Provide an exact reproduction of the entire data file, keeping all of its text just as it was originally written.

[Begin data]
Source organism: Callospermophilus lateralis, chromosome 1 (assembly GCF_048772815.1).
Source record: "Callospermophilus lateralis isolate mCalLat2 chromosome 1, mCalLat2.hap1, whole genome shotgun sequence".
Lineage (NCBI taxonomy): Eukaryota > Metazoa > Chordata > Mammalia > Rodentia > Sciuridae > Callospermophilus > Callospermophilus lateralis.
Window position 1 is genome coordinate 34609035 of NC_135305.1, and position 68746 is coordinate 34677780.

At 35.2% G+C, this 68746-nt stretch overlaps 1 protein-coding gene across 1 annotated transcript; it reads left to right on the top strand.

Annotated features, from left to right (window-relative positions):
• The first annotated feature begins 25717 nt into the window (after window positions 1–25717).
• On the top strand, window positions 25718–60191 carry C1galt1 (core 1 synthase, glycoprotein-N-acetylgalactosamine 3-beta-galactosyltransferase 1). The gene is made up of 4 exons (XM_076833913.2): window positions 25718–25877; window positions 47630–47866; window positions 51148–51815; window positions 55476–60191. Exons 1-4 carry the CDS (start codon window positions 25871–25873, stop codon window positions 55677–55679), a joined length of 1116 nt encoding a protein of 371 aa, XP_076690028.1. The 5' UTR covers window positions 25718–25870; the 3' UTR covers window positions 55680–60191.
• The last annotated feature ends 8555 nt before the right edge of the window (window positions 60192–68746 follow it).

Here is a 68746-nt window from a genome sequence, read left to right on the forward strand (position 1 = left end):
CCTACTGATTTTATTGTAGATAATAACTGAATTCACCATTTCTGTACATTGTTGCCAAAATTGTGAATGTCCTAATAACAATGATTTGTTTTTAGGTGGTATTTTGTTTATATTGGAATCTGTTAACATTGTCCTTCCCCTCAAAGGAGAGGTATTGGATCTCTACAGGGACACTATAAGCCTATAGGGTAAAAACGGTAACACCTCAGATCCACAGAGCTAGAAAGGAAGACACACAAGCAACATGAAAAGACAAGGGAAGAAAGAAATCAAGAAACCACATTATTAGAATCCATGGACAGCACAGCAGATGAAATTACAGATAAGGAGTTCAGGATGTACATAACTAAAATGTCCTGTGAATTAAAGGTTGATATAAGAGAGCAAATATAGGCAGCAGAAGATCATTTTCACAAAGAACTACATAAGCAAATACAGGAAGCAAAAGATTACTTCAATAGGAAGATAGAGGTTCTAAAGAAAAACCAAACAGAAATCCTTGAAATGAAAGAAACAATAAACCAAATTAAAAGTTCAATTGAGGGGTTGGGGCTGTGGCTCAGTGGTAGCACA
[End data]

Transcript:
Source organism: Callospermophilus lateralis, chromosome 1 (assembly GCF_048772815.1).
Source record: "Callospermophilus lateralis isolate mCalLat2 chromosome 1, mCalLat2.hap1, whole genome shotgun sequence".
Lineage (NCBI taxonomy): Eukaryota > Metazoa > Chordata > Mammalia > Rodentia > Sciuridae > Callospermophilus > Callospermophilus lateralis.
Window position 1 is genome coordinate 34609035 of NC_135305.1, and position 68746 is coordinate 34677780.

At 35.2% G+C, this 68746-nt stretch overlaps 1 protein-coding gene across 1 annotated transcript; it reads left to right on the top strand.

Annotated features, from left to right (window-relative positions):
• The first annotated feature begins 25717 nt into the window (after window positions 1–25717).
• On the top strand, window positions 25718–60191 carry C1galt1 (core 1 synthase, glycoprotein-N-acetylgalactosamine 3-beta-galactosyltransferase 1). The gene is made up of 4 exons (XM_076833913.2): window positions 25718–25877; window positions 47630–47866; window positions 51148–51815; window positions 55476–60191. Exons 1-4 carry the CDS (start codon window positions 25871–25873, stop codon window positions 55677–55679), a joined length of 1116 nt encoding a protein of 371 aa, XP_076690028.1. The 5' UTR covers window positions 25718–25870; the 3' UTR covers window positions 55680–60191.
• The last annotated feature ends 8555 nt before the right edge of the window (window positions 60192–68746 follow it).

Here is a 68746-nt window from a genome sequence, read left to right on the forward strand (position 1 = left end):
CCTACTGATTTTATTGTAGATAATAACTGAATTCACCATTTCTGTACATTGTTGCCAAAATTGTGAATGTCCTAATAACAATGATTTGTTTTTAGGTGGTATTTTGTTTATATTGGAATCTGTTAACATTGTCCTTCCCCTCAAAGGAGAGGTATTGGATCTCTACAGGGACACTATAAGCCTATAGGGTAAAAACGGTAACACCTCAGATCCACAGAGCTAGAAAGGAAGACACACAAGCAACATGAAAAGACAAGGGAAGAAAGAAATCAAGAAACCACATTATTAGAATCCATGGACAGCACAGCAGATGAAATTACAGATAAGGAGTTCAGGATGTACATAACTAAAATGTCCTGTGAATTAAAGGTTGATATAAGAGAGCAAATATAGGCAGCAGAAGATCATTTTCACAAAGAACTACATAAGCAAATACAGGAAGCAAAAGATTACTTCAATAGGAAGATAGAGGTTCTAAAGAAAAACCAAACAGAAATCCTTGAAATGAAAGAAACAATAAACCAAATTAAAAGTTCAATTGAGGGGTTGGGGCTGTGGCTCAGTGGTAGCACA